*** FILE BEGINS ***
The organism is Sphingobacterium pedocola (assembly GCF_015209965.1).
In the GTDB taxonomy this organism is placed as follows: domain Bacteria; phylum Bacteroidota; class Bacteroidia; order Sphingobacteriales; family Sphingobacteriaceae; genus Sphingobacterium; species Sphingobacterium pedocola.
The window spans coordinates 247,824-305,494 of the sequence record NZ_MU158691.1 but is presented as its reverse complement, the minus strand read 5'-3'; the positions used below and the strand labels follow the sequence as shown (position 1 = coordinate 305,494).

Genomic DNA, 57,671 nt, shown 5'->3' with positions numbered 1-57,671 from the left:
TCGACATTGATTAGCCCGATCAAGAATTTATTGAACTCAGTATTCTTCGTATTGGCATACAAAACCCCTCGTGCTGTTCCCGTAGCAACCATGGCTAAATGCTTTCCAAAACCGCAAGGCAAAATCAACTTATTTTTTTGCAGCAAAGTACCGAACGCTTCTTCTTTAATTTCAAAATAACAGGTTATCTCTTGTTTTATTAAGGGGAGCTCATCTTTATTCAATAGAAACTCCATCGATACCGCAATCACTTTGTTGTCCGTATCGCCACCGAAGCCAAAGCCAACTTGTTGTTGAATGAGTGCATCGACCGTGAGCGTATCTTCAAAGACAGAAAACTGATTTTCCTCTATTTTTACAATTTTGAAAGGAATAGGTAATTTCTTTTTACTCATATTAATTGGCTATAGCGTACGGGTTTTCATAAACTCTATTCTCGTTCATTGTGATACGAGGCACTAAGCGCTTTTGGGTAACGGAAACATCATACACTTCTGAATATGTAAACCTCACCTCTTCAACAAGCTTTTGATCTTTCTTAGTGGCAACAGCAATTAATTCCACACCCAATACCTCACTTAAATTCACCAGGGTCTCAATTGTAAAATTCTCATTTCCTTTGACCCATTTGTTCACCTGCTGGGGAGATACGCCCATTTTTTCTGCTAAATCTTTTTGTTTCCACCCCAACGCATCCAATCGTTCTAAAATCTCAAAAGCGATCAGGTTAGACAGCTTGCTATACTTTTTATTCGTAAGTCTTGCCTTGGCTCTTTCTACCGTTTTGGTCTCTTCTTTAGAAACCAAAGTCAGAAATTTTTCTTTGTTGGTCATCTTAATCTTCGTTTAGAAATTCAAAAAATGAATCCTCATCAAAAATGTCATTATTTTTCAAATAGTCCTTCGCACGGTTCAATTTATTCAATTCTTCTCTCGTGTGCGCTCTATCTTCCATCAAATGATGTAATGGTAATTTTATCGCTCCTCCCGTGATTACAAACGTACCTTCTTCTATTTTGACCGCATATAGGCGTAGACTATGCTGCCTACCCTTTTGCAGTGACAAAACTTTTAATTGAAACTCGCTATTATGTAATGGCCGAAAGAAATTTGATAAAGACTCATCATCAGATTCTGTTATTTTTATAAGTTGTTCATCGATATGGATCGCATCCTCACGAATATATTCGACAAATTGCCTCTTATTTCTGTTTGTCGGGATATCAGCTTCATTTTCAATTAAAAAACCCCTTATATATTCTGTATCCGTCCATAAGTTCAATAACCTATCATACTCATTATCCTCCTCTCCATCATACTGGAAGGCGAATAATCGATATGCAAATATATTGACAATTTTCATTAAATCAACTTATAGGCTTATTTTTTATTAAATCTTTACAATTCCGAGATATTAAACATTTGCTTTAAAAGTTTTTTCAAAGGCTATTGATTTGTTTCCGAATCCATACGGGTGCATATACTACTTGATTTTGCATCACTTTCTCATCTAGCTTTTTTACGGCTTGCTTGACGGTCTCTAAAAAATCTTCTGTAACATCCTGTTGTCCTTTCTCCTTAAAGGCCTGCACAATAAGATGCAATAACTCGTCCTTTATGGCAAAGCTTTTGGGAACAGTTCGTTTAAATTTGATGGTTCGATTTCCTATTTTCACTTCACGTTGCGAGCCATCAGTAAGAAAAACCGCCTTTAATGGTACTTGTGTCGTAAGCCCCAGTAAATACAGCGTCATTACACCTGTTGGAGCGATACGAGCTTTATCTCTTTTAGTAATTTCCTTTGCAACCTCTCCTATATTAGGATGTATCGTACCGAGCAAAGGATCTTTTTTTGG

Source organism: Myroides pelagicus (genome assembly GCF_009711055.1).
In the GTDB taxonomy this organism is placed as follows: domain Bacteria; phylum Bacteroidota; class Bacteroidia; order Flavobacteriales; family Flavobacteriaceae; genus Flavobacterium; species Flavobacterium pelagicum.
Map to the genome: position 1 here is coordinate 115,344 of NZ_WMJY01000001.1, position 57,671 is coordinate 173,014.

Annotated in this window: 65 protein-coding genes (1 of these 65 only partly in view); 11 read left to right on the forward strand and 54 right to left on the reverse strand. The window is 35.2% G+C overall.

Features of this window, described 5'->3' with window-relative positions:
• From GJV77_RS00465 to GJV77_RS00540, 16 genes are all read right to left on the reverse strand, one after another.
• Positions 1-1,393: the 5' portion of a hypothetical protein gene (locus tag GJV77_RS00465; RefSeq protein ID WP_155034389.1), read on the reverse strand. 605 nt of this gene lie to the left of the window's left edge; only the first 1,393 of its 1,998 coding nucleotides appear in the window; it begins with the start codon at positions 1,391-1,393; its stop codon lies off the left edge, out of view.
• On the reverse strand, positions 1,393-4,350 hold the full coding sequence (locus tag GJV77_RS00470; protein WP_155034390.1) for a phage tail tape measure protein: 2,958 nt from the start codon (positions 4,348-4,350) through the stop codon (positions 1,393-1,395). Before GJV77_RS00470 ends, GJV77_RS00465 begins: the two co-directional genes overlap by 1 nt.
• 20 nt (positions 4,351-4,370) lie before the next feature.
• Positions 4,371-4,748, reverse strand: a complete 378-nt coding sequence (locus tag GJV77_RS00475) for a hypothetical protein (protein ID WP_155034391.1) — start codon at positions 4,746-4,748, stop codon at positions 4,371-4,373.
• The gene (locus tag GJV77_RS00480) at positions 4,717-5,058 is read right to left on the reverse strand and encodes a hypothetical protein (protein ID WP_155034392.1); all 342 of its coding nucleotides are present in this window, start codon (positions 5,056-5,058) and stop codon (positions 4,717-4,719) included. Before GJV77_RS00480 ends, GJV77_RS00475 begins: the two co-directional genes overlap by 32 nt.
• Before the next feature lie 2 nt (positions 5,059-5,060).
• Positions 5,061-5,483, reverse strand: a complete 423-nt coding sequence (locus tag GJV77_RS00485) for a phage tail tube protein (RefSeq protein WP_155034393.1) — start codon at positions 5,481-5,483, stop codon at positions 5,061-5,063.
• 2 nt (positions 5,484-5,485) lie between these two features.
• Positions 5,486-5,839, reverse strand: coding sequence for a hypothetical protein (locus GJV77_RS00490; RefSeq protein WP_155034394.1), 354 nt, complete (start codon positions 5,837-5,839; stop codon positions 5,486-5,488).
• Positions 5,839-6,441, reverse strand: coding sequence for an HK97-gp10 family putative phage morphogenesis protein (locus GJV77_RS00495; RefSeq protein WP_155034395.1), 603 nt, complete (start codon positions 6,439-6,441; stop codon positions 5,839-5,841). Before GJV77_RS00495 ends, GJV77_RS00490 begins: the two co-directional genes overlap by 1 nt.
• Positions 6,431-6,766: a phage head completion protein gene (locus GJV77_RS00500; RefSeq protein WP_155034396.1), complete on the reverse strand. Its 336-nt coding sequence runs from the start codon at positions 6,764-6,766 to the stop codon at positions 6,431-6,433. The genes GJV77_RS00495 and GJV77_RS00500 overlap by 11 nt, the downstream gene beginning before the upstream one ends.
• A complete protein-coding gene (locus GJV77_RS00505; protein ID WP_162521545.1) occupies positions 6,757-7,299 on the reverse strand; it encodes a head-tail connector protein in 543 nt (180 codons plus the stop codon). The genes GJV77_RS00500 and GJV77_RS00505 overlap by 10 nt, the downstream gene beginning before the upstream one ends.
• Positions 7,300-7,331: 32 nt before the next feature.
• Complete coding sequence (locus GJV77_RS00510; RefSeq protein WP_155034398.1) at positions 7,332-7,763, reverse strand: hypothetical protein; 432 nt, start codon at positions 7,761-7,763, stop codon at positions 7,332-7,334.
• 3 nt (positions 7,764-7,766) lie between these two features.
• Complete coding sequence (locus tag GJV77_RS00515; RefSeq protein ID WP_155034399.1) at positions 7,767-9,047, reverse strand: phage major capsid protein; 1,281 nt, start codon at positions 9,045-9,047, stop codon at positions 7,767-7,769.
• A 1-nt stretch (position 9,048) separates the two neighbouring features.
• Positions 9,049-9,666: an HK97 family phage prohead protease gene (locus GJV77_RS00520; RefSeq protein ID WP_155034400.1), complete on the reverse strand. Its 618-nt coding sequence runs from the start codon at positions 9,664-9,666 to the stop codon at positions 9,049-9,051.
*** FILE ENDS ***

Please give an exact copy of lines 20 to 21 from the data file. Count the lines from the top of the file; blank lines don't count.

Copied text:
• Positions 5,486-5,839, reverse strand: coding sequence for a hypothetical protein (locus GJV77_RS00490; RefSeq protein WP_155034394.1), 354 nt, complete (start codon positions 5,837-5,839; stop codon positions 5,486-5,488).
• Positions 5,839-6,441, reverse strand: coding sequence for an HK97-gp10 family putative phage morphogenesis protein (locus GJV77_RS00495; RefSeq protein WP_155034395.1), 603 nt, complete (start codon positions 6,439-6,441; stop codon positions 5,839-5,841). Before GJV77_RS00495 ends, GJV77_RS00490 begins: the two co-directional genes overlap by 1 nt.